Denania L. Galloway
“Natural existence without a binding agreement among those who live together can create danger for all concerned” (Souryal, 2007, p. 78). Therefore, there is an overwhelming need for a social contract. During the tenth century after citizen revolts, there were three main key players in the establishment of the social contract theory: Thomas Hobbes, John Locke, and Montesquieu. These three men envisioned a society were people would be free from “social and religious injustices (p. 78) and the people would be able to be free to carry out their inalienable rights.
This paper will examine the social contract theories posed by the three main authors previously mentioned. Additionally, this paper will discuss how the principles of the social contract theory relate to the United States’ Bill of Rights and the criminal justice system.
Social Contract Theory
Social Contract Theories
Thomas Hobbes was a philosopher who believed “man can be transformed from his ‘natural state’ to that of a civil society” (Souryal, 2007, p. 79). Therefore, Hobbes social contract view was that man had to submit to the collective masses in order to have “individual security and prosperity (p. 79). By giving up individual rights to the collective, a civil society will form and prosper.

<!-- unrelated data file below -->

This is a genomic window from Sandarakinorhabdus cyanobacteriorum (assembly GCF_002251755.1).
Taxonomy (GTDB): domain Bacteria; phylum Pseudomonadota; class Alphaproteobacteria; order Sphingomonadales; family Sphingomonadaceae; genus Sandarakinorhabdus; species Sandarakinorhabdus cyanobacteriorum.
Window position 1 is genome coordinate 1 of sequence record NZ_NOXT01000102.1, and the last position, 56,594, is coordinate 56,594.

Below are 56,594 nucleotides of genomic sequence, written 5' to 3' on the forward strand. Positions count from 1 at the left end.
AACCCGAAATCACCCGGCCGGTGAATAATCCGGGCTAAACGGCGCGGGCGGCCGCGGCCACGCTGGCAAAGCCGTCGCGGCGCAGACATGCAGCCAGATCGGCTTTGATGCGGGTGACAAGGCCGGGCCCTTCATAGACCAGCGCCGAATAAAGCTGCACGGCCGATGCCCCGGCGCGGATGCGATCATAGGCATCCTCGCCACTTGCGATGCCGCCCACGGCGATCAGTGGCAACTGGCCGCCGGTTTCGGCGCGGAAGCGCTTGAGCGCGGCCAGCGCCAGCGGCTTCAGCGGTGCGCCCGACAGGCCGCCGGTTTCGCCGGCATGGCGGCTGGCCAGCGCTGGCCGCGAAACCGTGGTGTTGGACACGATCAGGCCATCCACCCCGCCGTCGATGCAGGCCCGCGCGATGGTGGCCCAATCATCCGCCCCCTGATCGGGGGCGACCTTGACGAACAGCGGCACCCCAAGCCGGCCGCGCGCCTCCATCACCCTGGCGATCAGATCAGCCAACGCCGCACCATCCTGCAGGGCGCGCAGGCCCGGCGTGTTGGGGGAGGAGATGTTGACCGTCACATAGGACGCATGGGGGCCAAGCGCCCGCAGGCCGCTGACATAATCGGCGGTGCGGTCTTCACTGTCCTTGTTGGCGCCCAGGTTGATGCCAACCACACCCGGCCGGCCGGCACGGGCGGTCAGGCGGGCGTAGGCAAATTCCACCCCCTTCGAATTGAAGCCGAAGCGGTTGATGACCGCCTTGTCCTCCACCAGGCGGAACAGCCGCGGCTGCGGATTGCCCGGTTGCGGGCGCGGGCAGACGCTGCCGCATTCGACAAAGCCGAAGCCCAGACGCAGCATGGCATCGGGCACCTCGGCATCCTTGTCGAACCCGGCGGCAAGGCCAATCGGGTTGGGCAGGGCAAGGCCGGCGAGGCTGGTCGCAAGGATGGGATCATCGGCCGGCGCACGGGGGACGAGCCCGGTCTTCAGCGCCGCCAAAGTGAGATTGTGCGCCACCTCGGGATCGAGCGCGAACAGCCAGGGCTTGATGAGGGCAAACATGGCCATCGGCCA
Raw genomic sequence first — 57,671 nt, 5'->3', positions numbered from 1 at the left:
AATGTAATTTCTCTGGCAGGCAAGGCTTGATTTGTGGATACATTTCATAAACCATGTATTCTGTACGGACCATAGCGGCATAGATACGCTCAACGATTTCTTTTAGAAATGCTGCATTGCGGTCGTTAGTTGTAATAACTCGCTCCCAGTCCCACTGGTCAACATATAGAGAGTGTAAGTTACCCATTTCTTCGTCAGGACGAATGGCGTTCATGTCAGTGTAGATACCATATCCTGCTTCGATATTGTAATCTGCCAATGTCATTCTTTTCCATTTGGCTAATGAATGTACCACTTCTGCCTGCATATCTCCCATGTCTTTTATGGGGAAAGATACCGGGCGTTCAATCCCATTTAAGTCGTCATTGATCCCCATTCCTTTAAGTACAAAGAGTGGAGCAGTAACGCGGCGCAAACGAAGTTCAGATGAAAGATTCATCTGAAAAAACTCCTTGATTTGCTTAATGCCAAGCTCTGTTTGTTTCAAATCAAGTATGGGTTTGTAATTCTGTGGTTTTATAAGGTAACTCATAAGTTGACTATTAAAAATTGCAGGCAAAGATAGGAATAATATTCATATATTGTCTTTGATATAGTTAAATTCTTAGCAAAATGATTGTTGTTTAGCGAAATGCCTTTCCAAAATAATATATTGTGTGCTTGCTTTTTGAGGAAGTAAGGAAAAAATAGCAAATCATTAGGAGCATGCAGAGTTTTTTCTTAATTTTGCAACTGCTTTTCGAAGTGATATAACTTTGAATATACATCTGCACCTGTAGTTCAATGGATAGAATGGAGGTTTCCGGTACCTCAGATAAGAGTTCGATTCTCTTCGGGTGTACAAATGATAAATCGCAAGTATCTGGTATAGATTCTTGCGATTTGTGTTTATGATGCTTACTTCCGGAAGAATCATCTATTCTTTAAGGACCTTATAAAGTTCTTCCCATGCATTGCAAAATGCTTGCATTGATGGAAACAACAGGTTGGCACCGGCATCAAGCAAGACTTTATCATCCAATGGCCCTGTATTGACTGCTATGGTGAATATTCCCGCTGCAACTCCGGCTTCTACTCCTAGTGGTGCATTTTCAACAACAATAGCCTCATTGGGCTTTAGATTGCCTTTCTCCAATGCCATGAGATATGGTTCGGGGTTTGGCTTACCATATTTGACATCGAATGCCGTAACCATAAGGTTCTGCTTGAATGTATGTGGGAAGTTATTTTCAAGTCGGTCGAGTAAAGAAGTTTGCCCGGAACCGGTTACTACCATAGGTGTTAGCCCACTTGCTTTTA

Furthermore, Hobbes believed a central government would be key to ensure the success of this civil society. The central government will set laws to make sure everyone within the society is safe and is able to enjoy their property and life. Hobbes believed that the natural state of man was savage and competitive. Therefore, it could only end up in turmoil if a central government was not put in place to rule.
John Locek believed the same principle of the social contract theory: all people are entitled to live in a society where they are safe and are able to enjoy their property. However, Locke had more of a... [continues]
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